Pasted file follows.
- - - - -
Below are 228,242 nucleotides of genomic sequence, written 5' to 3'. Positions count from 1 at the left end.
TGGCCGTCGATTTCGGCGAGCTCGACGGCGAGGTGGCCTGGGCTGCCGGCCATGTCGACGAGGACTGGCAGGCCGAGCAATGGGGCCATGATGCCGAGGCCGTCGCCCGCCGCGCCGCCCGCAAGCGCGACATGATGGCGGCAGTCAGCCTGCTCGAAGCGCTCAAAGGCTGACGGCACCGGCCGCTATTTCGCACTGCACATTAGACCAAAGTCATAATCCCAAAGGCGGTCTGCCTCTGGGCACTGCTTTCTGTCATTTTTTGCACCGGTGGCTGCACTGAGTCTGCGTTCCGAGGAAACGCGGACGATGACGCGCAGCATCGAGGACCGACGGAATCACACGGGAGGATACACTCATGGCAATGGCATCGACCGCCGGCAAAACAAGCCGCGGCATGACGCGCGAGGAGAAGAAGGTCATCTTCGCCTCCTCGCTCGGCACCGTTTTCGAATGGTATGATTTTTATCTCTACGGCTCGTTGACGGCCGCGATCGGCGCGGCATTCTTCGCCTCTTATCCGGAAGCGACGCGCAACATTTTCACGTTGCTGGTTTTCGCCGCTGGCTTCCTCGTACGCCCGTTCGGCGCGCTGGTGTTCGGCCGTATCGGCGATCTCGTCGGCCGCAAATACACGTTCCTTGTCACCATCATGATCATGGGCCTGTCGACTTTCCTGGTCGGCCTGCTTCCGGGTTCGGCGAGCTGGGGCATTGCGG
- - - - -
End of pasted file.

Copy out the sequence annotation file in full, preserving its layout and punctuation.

Below are 228,242 nucleotides of genomic sequence, written 5' to 3'. Positions count from 1 at the left end.
TGGCCGTCGATTTCGGCGAGCTCGACGGCGAGGTGGCCTGGGCTGCCGGCCATGTCGACGAGGACTGGCAGGCCGAGCAATGGGGCCATGATGCCGAGGCCGTCGCCCGCCGCGCCGCCCGCAAGCGCGACATGATGGCGGCAGTCAGCCTGCTCGAAGCGCTCAAAGGCTGACGGCACCGGCCGCTATTTCGCACTGCACATTAGACCAAAGTCATAATCCCAAAGGCGGTCTGCCTCTGGGCACTGCTTTCTGTCATTTTTTGCACCGGTGGCTGCACTGAGTCTGCGTTCCGAGGAAACGCGGACGATGACGCGCAGCATCGAGGACCGACGGAATCACACGGGAGGATACACTCATGGCAATGGCATCGACCGCCGGCAAAACAAGCCGCGGCATGACGCGCGAGGAGAAGAAGGTCATCTTCGCCTCCTCGCTCGGCACCGTTTTCGAATGGTATGATTTTTATCTCTACGGCTCGTTGACGGCCGCGATCGGCGCGGCATTCTTCGCCTCTTATCCGGAAGCGACGCGCAACATTTTCACGTTGCTGGTTTTCGCCGCTGGCTTCCTCGTACGCCCGTTCGGCGCGCTGGTGTTCGGCCGTATCGGCGATCTCGTCGGCCGCAAATACACGTTCCTTGTCACCATCATGATCATGGGCCTGTCGACTTTCCTGGTCGGCCTGCTTCCGGGTTCGGCGAGCTGGGGCATTGCGG